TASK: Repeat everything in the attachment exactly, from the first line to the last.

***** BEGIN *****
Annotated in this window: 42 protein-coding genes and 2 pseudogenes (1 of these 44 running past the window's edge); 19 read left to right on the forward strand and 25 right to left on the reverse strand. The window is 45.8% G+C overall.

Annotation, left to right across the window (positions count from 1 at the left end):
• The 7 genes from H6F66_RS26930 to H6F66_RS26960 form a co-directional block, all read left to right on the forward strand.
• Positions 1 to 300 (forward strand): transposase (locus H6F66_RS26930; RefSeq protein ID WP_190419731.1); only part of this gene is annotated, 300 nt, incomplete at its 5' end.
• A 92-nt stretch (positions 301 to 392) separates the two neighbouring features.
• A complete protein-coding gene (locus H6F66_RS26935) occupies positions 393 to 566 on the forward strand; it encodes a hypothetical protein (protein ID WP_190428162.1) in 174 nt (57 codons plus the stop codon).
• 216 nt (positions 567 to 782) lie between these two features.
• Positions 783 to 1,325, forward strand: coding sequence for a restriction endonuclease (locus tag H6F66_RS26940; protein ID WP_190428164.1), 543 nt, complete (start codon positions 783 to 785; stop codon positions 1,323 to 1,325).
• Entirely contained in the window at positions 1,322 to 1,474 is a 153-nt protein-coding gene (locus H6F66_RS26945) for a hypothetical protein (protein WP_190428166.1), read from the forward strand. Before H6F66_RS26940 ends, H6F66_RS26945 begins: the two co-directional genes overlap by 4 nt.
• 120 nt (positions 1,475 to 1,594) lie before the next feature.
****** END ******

Annotated in this window: 42 protein-coding genes and 2 pseudogenes (1 of these 44 running past the window's edge); 19 read left to right on the forward strand and 25 right to left on the reverse strand. The window is 45.8% G+C overall.

Annotation, left to right across the window (positions count from 1 at the left end):
• The 7 genes from H6F66_RS26930 to H6F66_RS26960 form a co-directional block, all read left to right on the forward strand.
• Positions 1 to 300 (forward strand): transposase (locus H6F66_RS26930; RefSeq protein ID WP_190419731.1); only part of this gene is annotated, 300 nt, incomplete at its 5' end.
• A 92-nt stretch (positions 301 to 392) separates the two neighbouring features.
• A complete protein-coding gene (locus H6F66_RS26935) occupies positions 393 to 566 on the forward strand; it encodes a hypothetical protein (protein ID WP_190428162.1) in 174 nt (57 codons plus the stop codon).
• 216 nt (positions 567 to 782) lie between these two features.
• Positions 783 to 1,325, forward strand: coding sequence for a restriction endonuclease (locus tag H6F66_RS26940; protein ID WP_190428164.1), 543 nt, complete (start codon positions 783 to 785; stop codon positions 1,323 to 1,325).
• Entirely contained in the window at positions 1,322 to 1,474 is a 153-nt protein-coding gene (locus H6F66_RS26945) for a hypothetical protein (protein WP_190428166.1), read from the forward strand. Before H6F66_RS26940 ends, H6F66_RS26945 begins: the two co-directional genes overlap by 4 nt.
• 120 nt (positions 1,475 to 1,594) lie before the next feature.